22 Comments

  1. Business casual is the “new” way of dressing in the office that is supposed to be more relaxed and less uptight. Presumably business casual ethics will be more relaxed than regular business ethics. To which I say, “Oh my, we’re really f^%*ed now, then”.

  2. It’s an attempt at humour by combining two different terms.

    1) Seminar on business ethics.
    2) business casual dress.

    put them together and you have business-casual ethics. I get it.

  3. Corresponding to the sloppy (and weak) conflation pun, there is also the sloppy (and impossible) perspective of the telephone on his desk.

  4. @CIDU Bill: “Business ethics” is all the stuff businesses claim not to do. Like not spend company money for personal gain of the executives, like not favouring family and friends when it comes to hiring and awarding supplier contracts, not siphoning off funds intended to help the needy to enrich executives, not enrolling customers in services they didn’t ask for or consent to being enrolled in, not giving preferential ratings to companies that pay them a bunch of money to rate their stock and bonds. Not having racist and/or sexist hiring and advancement practices. Not covering up sexual harassment. “Business ethics” conferences, seminars, and training are events and activities designed to create a record that the business really, really is good at hard and show that the executives are as shocked as anyone by all the fraud, deception, and venality which has come to light. They certainly had no idea it was happening and it was strictly limited to the action of “a few bad apples” aka patsies.

  5. We’ve seen the influx of “business casual” entries here recently (Casual Canines, Fried Friday, F-Partner, and now this). Any bets for:

    “OK, folks, let’s get down to business casual” or “mind you own business casual” or “go out of business casual”?

    With Men’s Warehouse closing 500 stores and Hickey Freeman shifting its production to manufacture masks and other protective equipment for doctors and medical workers, perhaps formalwear companies are going out of business casual?

  6. I was thinking the same as SingaporeBill. It’s a conference on how to loosen all the restrictions they are under. Why it’s drawn the way it is I don’t know.

  7. The joke is that corporate adherence to ethics couldn’t get any more casual than it already is. I have personal experience in several organizations and have heard stories from parties I trust as being truthful. Not at the upper levels, of course, where things are truly criminal, but at lower levels, where it’s everyday shady. Hitting targets, making money, and getting a good evaluation is what counts. There are a couple of great documentaries about this on Netflix (and I do not have personal or even second-hand information about these cases).

    https://www.marketwatch.com/story/netflix-documentary-re-examines-hsbcs-881-million-money-laundering-scandal-2018-02-21

    https://screenrant.com/dirty-money-season-2-netflix-wells-fargo-missing-information/

  8. And big companies spend^wwaste a TON of time and money on training and seminars on business ethics, typically some slides/videos/presentation followed by a quiz. The questions tend toward things like:

    Your brother-in-law is in purchasing for ABC Corp and says that if you route a contract to them, he’ll kick back $10,000 to you for hookers and blow. Should you do this? Yes/No

    The recurring joke is along the lines of “Is it OK to pay someone else to take the ethics class for you?”

    Since 99.44% of it is stuff you should know already (with the possible exception of the name of the internal organization to which violations should be reported, which of course varies), what they SHOULD do is give you the quiz first, THEN the training. Otherwise the goal is to get through the training as fast as possible since it’s so boring, rather than at least giving you a wee incentive to look for answers to the few things you might not know. And guess what–if you can pass the quiz without the training, haven’t you proven that you don’t need it, and thus can save the company the time (and therefore money) you’d waste watching it?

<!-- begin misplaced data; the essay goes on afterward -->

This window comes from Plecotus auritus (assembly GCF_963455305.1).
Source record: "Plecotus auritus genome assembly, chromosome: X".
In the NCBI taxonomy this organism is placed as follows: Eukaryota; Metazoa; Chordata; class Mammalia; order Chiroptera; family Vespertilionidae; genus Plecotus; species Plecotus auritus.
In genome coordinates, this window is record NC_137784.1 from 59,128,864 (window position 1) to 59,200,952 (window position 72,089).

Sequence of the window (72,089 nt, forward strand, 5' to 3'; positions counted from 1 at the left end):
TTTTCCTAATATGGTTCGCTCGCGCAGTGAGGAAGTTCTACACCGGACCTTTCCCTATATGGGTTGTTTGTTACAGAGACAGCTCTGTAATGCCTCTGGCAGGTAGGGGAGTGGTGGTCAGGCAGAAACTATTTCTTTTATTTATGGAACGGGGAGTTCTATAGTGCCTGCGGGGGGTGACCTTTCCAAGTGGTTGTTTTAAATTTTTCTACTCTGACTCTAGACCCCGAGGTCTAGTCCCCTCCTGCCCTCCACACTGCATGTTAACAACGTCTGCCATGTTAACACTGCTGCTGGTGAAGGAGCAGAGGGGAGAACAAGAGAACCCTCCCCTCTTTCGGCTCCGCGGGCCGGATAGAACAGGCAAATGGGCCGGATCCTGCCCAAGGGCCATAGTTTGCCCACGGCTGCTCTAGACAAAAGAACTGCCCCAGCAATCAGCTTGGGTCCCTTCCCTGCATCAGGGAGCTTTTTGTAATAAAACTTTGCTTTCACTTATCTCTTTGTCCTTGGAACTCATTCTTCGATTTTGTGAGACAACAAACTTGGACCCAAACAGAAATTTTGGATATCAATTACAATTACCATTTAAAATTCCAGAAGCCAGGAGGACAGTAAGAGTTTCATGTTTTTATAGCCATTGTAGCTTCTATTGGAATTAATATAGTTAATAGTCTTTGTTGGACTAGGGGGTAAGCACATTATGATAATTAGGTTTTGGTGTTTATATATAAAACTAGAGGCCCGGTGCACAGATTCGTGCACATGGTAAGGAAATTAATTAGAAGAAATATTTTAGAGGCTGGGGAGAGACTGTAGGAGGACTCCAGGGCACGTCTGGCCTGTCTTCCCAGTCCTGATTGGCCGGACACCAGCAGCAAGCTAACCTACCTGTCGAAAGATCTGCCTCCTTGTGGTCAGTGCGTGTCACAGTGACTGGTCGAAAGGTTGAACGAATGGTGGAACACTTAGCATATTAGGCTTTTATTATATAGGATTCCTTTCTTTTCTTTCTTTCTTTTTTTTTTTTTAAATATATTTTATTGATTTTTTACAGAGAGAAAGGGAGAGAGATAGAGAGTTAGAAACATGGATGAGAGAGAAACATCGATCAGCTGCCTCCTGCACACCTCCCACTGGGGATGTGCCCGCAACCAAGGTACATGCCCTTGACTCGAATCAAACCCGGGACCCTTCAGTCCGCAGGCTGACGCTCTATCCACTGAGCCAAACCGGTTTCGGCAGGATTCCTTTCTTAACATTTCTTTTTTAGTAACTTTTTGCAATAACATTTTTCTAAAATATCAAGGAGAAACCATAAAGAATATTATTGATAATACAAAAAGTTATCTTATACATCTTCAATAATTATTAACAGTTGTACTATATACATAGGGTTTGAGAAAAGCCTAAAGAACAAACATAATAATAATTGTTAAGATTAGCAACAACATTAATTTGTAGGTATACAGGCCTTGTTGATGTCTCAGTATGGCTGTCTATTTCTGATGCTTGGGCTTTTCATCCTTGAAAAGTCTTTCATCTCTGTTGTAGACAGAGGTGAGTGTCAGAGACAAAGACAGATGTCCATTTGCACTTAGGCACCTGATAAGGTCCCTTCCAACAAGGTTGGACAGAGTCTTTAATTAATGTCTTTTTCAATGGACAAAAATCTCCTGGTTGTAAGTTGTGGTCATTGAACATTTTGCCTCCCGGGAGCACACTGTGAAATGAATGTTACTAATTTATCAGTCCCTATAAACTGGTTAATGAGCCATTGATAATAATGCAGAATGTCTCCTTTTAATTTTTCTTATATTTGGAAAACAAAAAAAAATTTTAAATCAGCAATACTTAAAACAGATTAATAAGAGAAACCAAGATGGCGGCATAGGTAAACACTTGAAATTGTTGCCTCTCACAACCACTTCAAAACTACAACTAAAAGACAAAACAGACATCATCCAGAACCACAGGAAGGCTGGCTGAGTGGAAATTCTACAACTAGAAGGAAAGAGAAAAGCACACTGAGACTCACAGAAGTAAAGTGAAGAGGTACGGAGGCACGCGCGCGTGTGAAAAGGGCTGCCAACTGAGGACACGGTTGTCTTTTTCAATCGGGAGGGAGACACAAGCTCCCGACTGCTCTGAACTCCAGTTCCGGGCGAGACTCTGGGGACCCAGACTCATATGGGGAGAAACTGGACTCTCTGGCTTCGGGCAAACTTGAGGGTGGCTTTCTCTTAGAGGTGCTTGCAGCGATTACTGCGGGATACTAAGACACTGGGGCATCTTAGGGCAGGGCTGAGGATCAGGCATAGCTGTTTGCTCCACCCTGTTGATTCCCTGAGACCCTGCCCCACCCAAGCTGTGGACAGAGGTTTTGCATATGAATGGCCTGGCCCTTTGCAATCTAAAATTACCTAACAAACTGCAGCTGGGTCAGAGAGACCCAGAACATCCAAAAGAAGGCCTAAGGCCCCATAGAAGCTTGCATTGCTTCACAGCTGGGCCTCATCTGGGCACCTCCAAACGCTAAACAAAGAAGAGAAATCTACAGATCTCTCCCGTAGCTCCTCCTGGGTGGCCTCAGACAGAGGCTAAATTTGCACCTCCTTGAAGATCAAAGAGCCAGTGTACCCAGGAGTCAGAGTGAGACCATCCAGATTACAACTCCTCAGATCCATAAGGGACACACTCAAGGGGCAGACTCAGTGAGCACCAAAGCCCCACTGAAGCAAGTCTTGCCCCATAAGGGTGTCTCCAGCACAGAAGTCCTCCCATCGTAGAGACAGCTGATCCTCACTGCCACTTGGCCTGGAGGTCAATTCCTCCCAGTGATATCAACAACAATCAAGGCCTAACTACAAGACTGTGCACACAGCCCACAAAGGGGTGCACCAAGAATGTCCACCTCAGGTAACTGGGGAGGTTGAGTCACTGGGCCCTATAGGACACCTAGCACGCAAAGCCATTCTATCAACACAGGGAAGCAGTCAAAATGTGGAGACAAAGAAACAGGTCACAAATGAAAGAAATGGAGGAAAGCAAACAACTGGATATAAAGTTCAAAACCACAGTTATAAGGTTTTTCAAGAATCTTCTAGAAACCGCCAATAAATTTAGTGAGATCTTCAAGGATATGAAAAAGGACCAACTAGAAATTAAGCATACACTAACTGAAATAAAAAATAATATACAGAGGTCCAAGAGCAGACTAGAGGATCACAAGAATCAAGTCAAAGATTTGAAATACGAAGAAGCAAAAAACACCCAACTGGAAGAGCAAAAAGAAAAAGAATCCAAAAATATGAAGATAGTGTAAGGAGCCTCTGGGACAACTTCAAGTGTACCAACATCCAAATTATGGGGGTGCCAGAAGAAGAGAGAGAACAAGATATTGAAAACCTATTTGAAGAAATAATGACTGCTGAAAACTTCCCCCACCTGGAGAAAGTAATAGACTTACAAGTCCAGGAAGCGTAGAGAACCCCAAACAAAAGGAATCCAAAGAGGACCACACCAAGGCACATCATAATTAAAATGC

But of course it’s not like they think anyone actually learns anything from this stuff. The goal is to be able to say “We do ethics training”, not “We know our people are ethical”.

    For those of you in small enough companies not to have to deal with such things: Consider yourselves lucky!

  9. When I was a productive member at society, the ethics training at Megacorp would intensify after some high-ranking executive got caught doing something bad. They did have a periodic “ethics case” in the email newsletters that usually focused on low-level folks. Most of those cases were stealing from the company in some fashion. One strange one was a person who left work without logging out of his PC. Another guy jumped on it, found a still-active online banking session, then proceeded to transfer money to his girlfriend.

  10. The holding company (Octopus) which owned the one I worked for (Tentacle) would occasionally send out directives to all of the companies it owned. Tentacle would duly publish them to us workers. Tentacle management would absolutely not understand any attempt to point out that what Tentacle was doing was contrary to Octopus’s orders. Complaining to Octopus didn’t do any good, either. So by the time that Tentacle was in direct conflict with Octopus’s Ethic Statement, I didn’t even bother to risk squawking about it.

  11. Philip Smith III, that is ethics training. During the time I spent in cubes answering phone calls, the training sessions were great. They would schedule 45 minutes or an hour of you being off the phone and not having to take calls. If you were dumb enough to read everything presented to you and take the test, you’d barely get through it in an hour, but if you went straight to the test and took it, you could probably pass it on your first go, taking up no more than 10 minutes. If you didn’t pass first time, just do it again because there was no penalty for getting it wrong. Once finished, the remainder of the time was a paid break and you could do what you want. Eventually, they modified the training materials so you needed to go from page to page and click on stuff to ensure you reviewed the material and didn’t go straight to the test. Which meant you just clicked as fast as you could and then did the test. You’d probably lose 20 minutes on those. 😦 But then you were certified for another year.

    Arthur, snitches do not get stitches. They get shown the door. I remember one woman I worked with who raised a stink about some falsifying of results that nobody up the management chain wanted to deal with because the falsified results made everyone look good. When she made a big enough stink that it had to be addressed it was not appreciated. They could not fire her as it would like like retaliation. However, a few months later, when she did something that warranted some disciplinary action, they went straight to ejecting her. They will get you, sooner or later.

  12. SBill: we’re salaried, so it’s just wasted time. And the technology they use “plays” each slide, won’t let you take the quiz first, and forces you to do all the slides. Oh, and don’t go back if you’ve completed a section: it’ll un-mark that as done.